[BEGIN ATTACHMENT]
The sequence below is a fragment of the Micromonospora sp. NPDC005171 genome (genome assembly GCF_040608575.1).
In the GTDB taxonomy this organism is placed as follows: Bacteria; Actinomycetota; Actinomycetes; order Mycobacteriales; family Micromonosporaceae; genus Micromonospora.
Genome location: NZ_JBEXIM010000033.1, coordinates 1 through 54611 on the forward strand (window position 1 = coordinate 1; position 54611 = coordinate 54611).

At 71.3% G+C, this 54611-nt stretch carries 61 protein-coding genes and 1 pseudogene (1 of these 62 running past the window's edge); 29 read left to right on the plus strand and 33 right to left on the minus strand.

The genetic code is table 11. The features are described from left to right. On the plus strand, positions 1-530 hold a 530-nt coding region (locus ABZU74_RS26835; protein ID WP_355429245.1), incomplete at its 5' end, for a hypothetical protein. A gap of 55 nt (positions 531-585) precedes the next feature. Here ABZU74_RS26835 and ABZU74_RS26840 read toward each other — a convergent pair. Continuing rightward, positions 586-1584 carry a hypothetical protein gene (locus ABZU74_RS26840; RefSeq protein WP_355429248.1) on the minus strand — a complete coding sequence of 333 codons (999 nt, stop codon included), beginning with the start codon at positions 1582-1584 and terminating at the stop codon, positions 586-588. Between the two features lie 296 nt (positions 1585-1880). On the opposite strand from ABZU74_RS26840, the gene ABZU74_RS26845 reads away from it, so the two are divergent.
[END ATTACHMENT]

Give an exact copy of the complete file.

The sequence below is a fragment of the Micromonospora sp. NPDC005171 genome (genome assembly GCF_040608575.1).
In the GTDB taxonomy this organism is placed as follows: Bacteria; Actinomycetota; Actinomycetes; order Mycobacteriales; family Micromonosporaceae; genus Micromonospora.
Genome location: NZ_JBEXIM010000033.1, coordinates 1 through 54611 on the forward strand (window position 1 = coordinate 1; position 54611 = coordinate 54611).

At 71.3% G+C, this 54611-nt stretch carries 61 protein-coding genes and 1 pseudogene (1 of these 62 running past the window's edge); 29 read left to right on the plus strand and 33 right to left on the minus strand.

The genetic code is table 11. The features are described from left to right. On the plus strand, positions 1-530 hold a 530-nt coding region (locus ABZU74_RS26835; protein ID WP_355429245.1), incomplete at its 5' end, for a hypothetical protein. A gap of 55 nt (positions 531-585) precedes the next feature. Here ABZU74_RS26835 and ABZU74_RS26840 read toward each other — a convergent pair. Continuing rightward, positions 586-1584 carry a hypothetical protein gene (locus ABZU74_RS26840; RefSeq protein WP_355429248.1) on the minus strand — a complete coding sequence of 333 codons (999 nt, stop codon included), beginning with the start codon at positions 1582-1584 and terminating at the stop codon, positions 586-588. Between the two features lie 296 nt (positions 1585-1880). On the opposite strand from ABZU74_RS26840, the gene ABZU74_RS26845 reads away from it, so the two are divergent.